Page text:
For the first time since his departure in 2012, Peyton Manning returns to his old stomping ground in Indianapolis to face his former teammates, his former employers and his replacement, Andrew Luck.
Peyton Manning or Andrew Luck: Who will achieve more success throughout his NFL career?
Outspoken Colts owner Jim Irsay has revealed that Manning had a hand in picking his heir apparent, saying that the Colts would be “crazy” to pass up on Luck. The young Colt has so far proven his predecessor right on his assessment, and has seamlessly led the organization back to peak-Manning success.
However, can Luck end up possibly even exceeding the Great Peyton Manning when all is said and done?
By any objective or statistical measure, Peyton is one of, if not the best modern-day quarterback in NFL history.
Manning is second only to Brett Favre in career passing yards (61,666) and career passing touchdowns (458) , is second to Tom Brady in single-season touchdowns (49) and is tied for fourth in career pass completion % (65.5%). He also trails only Favre in career regular season wins with 160 and but has a superior .696 winning percentage.
But wait, he’s not done quite yet.
Manning at age 38 is improbably on his way to having the best statistical season of his career, making him the front-runner for league MVP. Should he win, it would be the fifth MVP award of his career; only Favre has won more than two. And considering he could still perform like an MVP in his advanced age, there’s no reason to think he can play on past his 40th birthday.[sc:MLB240banner ]
Perhaps what has set Manning apart has been his penchant to lead game-winning drives. Nothing has struck more fear into the hearts of defensive coordinators like a Peyton Manning-led two-minute drill. Manning is one win behind Dan Marino for first all-time in career game-winning drives (50) and is first all-time with 39 fourth-quarter comebacks.
Manning has been able to accrue such incredible counting statistics topped only by Favre because like Favre, he is an Iron Man. From the time he entered the league in 1998 until 2011, Manning played in 100% of the Colts’ 227 possible games, which is topped only by Favre’s 321 consecutive games.
Andrew Luck has a very long way to go before he catches up to Manning’s career passing yards and touchdowns totals, but he’s off to a good start. In his rookie year, Luck threw for 4,374 yards, which broke the record for passing yards by a rookie, and 23 touchdowns (3 off Manning’s rookie total).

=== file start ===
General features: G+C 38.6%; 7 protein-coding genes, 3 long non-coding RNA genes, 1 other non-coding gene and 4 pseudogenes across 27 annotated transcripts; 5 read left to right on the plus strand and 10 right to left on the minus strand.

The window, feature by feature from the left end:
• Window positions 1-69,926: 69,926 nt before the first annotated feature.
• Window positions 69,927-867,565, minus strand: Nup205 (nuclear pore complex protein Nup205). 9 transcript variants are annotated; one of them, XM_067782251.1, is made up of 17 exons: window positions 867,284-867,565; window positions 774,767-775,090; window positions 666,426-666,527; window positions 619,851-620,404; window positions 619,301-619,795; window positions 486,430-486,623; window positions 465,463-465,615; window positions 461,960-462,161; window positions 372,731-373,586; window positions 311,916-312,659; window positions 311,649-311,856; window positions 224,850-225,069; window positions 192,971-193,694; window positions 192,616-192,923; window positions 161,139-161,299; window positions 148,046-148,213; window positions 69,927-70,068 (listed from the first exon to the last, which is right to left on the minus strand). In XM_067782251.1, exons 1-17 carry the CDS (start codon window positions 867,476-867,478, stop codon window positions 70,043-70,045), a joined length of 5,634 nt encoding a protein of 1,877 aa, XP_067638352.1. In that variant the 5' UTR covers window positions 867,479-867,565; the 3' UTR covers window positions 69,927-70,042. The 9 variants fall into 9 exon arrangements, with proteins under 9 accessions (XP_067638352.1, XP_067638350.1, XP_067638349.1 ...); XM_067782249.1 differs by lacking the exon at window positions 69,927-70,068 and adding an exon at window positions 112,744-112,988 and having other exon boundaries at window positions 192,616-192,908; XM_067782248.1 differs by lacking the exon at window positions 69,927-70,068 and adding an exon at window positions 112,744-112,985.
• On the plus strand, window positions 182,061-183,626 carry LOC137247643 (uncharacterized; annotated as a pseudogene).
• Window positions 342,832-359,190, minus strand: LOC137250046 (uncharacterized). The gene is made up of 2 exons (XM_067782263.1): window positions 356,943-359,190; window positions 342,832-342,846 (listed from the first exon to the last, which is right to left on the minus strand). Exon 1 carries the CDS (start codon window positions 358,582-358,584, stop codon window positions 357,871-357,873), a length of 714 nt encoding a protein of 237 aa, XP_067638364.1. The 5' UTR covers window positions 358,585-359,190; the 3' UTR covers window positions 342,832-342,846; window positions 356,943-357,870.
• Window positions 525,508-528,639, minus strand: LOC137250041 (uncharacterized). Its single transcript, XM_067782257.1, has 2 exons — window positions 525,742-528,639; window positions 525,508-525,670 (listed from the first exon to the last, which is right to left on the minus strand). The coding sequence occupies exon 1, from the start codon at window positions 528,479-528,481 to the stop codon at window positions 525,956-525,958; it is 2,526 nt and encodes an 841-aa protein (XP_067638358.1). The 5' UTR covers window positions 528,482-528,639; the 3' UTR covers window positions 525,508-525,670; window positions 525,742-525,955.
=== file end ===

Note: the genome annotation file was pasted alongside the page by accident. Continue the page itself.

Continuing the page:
But a major factor which should significantly help Luck catch up is the NFL’s shift into a very pass-oriented league as compared to Manning’s time in the late 90’s to 2000’s. To further illustrate this point, we need only look at the list of best single-season passing yards.
[sc:MLB240banner ]Before 2008, Dan Marino had the only 5,000 yard passing season in NFL history; since 2008, there are now six. Furthermore, a staggering 13 out of the 20 best single-season passing totals have come in the past five years alone.
Luck has also shown in his first year that he too may possess the Manning gene when it comes to crunch time. Of the 11 wins in his rookie season, Luck orchestrated a game-winning drive to win seven of them. For a more updated version, Luck has now had nine game-winning fourth-quarter drives in the first 22 games of his career.
But the place where Luck can definitively stand head and shoulders above Manning is in the playoffs. Although Peyton still has similarly great stats in the playoffs (20 career games, 63.2% completion, 284 yards/game, 32 TDs, 21 INTs), his record is a middling 9-11. And as Irsay remarked earlier in the week: for all his years of brilliance, Peyton only has the one ring to show for it.
Fairly or unfairly, Manning has been defined by his lack of Lombardi Trophies as compared to other greats like Montana, Elway, Young, Bradshaw and Brady. If Andrew Luck wants to truly set himself apart, above and beyond Peyton Manning, then he must go out and win some rings.
2,132 total views, 1 views today